Published on July 20, 2022

Tips For Families Impacted by the Baby Formula Shortage

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Earlier this year, a plant that produced infant formula in Michigan was shut down, leading to supply chain issues and making certain formulas difficult to find throughout the nation. Understandably, this shortage has been a source of stress and fear for many parents, who may be unsure what to do if the brand of formula their baby has been drinking is suddenly out of stock.

For parents who have a baby who drinks formula, it’s important to contact your pediatrician if you have any concerns and especially if you’re having difficulty finding formula in stores. Sometimes, pediatrician’s offices may be able to get formula samples or recommend alternative formulas. Keep in mind that all formulas that you buy in the store are FDA approved, so the store brand formulas are just as healthy for your baby as the name brand formulas.

Another option that you can discuss with your pediatrician is using donor breast milk. Most states have milk banks, but depending on the milk bank, it may be pricey to obtain donor breast milk from them. Donor breast milk is typically provided in neonatal intensive care units (ICUs) to help reduce intestinal infections in premature babies. Contact a milk bank from one of the references below to see if your baby qualifies for donor breast milk:

https://rmchildren.org/mothers-milk-bank/buy-milk/buying-milk-for-your-baby/

https://www.hmbana.org/find-a-milk-bank/overview.html

There has been a lot of information circulating since the shortage began, particularly on social media. One misconception that has been readily shared is a recipe for creating homemade infant formula. The American Academy of Pediatrics strongly advises against creating your own formula, as they are not made to meet all of your our baby’s nutritional needs.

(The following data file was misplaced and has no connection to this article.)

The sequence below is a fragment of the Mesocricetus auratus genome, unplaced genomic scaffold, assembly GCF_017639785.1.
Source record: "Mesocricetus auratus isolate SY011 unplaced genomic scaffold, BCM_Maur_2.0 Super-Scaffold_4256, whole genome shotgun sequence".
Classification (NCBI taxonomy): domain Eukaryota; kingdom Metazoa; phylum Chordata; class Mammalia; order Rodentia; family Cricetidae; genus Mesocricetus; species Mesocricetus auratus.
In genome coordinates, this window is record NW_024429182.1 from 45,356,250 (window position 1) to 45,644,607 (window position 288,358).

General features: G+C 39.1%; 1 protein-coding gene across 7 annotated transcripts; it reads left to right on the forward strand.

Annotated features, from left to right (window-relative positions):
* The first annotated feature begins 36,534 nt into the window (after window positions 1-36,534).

In addition, don’t try to make formula last longer by “watering it down” (adding more than the recommended amount of water.) This can cause serious health issues, such as seizures, and doesn’t allow babies to get the nutrients they need. It’s also important to be conscious of the ‘use by’ dates on the container – formula that is past the use by date can be unsafe.

For infants 6 months of age or older, you can give whole milk for up to seven days in the place of a regular formula, unless your baby is on a special formula for a specific health need (e.g., babies with reflux, prematurity, milk protein allergy, etc.) Giving whole milk longer than seven days can lead to your baby becoming deficient in iron, which can affect development. Also, don’t give anything less than whole milk, as even 2 percent milk doesn’t have enough fat in it to promote healthy brain development in an infant. If you’re giving your infant whole milk, be sure to feed your baby foods that are high in iron, such as baby food that is made with meat or iron-fortified cereals.”

Ultimately, the most important thing parents can do if they’re experiencing this is to contact their baby’s pediatrician. Every baby is different and has a different level of nutritional needs, and a health care provider will be able to help parents make an informed decision on the best option for their baby.

Ashley Huerd, M.D., is a pediatrician. She sees patients from newborns to age 17 at MyMichigan Pediatrics in West Branch.